Skip to content

PHP performance III -- Running nginx

Since part one and two were uber-successful, here's an update on my Zend Framework PHP performance situation. I've also had this post sitting around since beginning of May and I figured if I don't post it now, I never will.

Disclaimer: All numbers (aka pseudo benchmarks) were not taken on a full moon and are (of course) very relative to our server hardware (e.g. DELL 1950, 8 GB RAM) and environment. The application we run is Zend Framework-based and currently handles between 150,000 and 200,000 visitors per day.

Why switch at all?

In January of this year (2009), we started investigating the 2.2 branch of the Apache webserver. Because we used Apache 1.3 for forever, we never had the need to upgrade to Apache 2.0, or 2.2. After all, you're probably familiar with the don't fix it, if it's not broken-approach.

Late last year we ran into a couple (maybe) rather FreeBSD-specific issues with PHP and its opcode cache APC. I am by no means an expert on the entire situation, but from reading mailing lists and investigating on the server, this seemed to be expected behavior — in a nutshell: Apache 1.3 and a large opcode cache on a newer versions of FreeBSD (7) were bound to fail with larger amounts of traffic.

We tried bumping up a few settings (pv entries), but we just ran into the same issue again and again.

Because the architecture of Apache 2.2 and 1.3 is so different from one another (and upgrading to 2.2 was the proposed solution), I went on to explore this upgrade to Apache 2.2. And once I completed the switch to Apache 2.2, my issues went away.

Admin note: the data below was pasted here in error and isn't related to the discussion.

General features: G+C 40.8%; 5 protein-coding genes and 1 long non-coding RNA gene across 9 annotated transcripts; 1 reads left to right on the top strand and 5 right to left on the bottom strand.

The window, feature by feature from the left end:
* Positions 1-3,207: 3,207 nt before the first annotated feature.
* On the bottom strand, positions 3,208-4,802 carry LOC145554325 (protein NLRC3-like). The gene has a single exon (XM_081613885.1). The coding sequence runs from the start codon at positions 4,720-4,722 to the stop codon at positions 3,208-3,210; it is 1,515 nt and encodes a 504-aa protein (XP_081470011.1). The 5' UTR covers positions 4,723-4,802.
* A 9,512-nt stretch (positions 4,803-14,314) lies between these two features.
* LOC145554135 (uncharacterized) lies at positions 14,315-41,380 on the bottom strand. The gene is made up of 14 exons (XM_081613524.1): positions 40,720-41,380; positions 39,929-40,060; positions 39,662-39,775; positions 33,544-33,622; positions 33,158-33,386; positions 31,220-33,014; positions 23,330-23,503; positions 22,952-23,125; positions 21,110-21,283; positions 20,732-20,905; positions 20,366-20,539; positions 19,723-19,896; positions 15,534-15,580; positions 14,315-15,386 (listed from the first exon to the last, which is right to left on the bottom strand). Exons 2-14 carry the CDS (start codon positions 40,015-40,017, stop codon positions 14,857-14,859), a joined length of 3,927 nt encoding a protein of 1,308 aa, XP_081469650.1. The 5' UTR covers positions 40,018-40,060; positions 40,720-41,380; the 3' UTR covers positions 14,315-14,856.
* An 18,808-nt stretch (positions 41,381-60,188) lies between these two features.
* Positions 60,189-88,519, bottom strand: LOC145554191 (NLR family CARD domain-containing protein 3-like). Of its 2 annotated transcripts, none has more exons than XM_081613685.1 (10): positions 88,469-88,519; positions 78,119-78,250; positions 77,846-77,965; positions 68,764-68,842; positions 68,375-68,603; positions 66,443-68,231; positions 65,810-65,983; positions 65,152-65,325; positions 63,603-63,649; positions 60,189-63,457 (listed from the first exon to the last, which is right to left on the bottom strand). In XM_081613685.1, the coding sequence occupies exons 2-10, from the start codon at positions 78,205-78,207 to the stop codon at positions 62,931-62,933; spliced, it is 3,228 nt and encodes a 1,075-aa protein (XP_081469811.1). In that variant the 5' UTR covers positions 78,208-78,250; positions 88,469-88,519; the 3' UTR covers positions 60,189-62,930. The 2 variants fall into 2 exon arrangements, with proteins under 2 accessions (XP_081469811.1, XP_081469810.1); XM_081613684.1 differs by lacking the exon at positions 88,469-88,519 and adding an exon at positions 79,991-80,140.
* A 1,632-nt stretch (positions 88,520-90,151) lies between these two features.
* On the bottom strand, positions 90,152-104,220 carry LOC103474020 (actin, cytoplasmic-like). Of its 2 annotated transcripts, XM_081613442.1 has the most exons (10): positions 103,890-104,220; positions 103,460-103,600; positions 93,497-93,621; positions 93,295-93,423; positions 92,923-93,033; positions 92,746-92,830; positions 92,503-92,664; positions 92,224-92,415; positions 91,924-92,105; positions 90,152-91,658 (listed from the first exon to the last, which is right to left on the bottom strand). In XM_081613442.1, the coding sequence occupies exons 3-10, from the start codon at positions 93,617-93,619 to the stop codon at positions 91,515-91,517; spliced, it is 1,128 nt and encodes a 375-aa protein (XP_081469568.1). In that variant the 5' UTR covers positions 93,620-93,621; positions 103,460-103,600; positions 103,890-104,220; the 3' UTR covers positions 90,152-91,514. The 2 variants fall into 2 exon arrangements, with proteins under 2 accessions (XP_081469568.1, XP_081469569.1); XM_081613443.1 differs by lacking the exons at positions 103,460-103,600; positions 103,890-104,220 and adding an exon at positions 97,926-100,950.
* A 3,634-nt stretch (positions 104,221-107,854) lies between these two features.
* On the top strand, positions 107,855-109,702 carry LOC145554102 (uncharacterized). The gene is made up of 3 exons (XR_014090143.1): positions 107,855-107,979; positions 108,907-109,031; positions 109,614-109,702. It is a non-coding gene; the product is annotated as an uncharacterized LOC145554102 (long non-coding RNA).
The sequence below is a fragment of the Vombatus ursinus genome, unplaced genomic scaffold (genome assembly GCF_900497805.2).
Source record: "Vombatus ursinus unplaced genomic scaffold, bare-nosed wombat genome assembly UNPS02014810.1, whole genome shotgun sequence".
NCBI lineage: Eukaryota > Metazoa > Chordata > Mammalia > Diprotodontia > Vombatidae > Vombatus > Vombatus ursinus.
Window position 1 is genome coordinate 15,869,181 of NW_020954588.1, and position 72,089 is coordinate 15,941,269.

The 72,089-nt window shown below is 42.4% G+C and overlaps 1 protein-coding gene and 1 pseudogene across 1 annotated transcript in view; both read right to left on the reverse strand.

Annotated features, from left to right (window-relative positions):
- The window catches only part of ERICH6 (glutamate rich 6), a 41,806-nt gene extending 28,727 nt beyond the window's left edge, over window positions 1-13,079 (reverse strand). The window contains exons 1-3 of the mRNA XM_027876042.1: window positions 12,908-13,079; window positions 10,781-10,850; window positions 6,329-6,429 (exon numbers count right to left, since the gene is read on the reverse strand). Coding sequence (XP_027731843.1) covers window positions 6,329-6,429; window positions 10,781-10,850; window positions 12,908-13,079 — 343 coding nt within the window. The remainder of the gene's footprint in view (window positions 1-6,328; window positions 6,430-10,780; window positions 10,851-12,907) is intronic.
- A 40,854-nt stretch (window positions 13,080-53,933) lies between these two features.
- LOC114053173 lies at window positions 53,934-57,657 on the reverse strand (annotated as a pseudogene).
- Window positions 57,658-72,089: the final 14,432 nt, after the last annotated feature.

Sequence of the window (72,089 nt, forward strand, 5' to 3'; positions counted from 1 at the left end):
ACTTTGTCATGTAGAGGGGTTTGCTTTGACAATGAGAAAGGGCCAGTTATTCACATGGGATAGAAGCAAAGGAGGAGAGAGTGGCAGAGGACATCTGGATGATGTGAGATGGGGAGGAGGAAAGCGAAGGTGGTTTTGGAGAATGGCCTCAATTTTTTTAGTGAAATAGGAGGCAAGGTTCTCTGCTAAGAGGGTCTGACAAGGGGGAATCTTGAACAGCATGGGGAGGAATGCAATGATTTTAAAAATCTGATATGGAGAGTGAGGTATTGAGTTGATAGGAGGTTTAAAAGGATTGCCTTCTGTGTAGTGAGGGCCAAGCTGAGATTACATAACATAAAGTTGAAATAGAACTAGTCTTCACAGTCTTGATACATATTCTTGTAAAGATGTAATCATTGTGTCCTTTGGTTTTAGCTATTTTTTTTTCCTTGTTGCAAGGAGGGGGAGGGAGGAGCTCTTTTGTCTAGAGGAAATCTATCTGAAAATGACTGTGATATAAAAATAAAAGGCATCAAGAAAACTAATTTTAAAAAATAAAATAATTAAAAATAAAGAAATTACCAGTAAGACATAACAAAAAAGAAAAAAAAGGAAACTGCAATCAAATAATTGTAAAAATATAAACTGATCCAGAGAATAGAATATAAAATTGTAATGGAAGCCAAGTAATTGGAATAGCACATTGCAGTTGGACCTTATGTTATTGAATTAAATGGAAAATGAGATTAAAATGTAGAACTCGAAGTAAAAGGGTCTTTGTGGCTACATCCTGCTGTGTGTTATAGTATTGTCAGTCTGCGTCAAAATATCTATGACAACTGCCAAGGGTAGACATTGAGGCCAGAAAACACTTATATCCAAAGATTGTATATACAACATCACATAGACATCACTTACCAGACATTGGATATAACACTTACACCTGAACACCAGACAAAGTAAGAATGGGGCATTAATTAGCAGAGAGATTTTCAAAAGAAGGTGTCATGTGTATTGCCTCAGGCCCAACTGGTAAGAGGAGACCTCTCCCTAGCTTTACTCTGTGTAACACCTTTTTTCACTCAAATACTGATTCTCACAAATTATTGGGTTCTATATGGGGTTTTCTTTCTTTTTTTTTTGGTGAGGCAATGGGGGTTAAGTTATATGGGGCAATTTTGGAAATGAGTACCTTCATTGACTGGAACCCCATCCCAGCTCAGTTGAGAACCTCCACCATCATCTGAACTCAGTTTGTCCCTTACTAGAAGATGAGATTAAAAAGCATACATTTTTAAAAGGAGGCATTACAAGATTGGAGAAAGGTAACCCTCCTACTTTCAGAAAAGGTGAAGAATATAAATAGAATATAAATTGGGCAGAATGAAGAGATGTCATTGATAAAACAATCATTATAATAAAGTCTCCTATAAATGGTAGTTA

So far, so good!


On the performance side we experienced rather mediocre results.

While we benched that a static file could be read at around 300 requests per second (that is a pretty standard Apache 2.2 install, sans a couple unnecessary modules), PHP (mod_php) performed at a fraction of that, averaging between 20 and 23 requests per second.

Myth: Hardware is cheap(, developer time is not)!

Before some people yell at me for trying to optimize my web server, one needs to take the costs of scaling (to a 100 requests per seconds) into account.

One of those servers currently runs at 2,600.00 USD. The price tag adds up to an additional 10,400.00 USD in order to scale to a 100 (lousy) requests per seconds. Chances are of course, that the hardware is slightly less expensive since DELL gives great rebates — but the 8 GB of (server) RAM and the SAS disks by themselves are melting budgets away.

And on top of all hardware costs, you need add setup, maintenance and running costs (rack space, electricity) for an additional four servers — suddenly, developer time is cheap. ;-)

So what do we do? Nginx to the rescue?!

OMG! It's the PHP <strike>Meat</strike> BBQ Tour!


Mmmhhhh!!! Just kidding of course. ;-)

I'm sure you've already read Ulf Wendel's blog post about the PHP BBQ Tour. And as you noticed, he'll be in town Berlin on the 18th June. What better opportunity is there to come out and share a Bratwurst (or a veggie-dog) with a couple people from the local PHP usergroup, and MySQL Sun (Oracle?) and other known PHP folks such as PHPUnit's Sebastian Bergmann and Mayflower's Bjoern Schotte.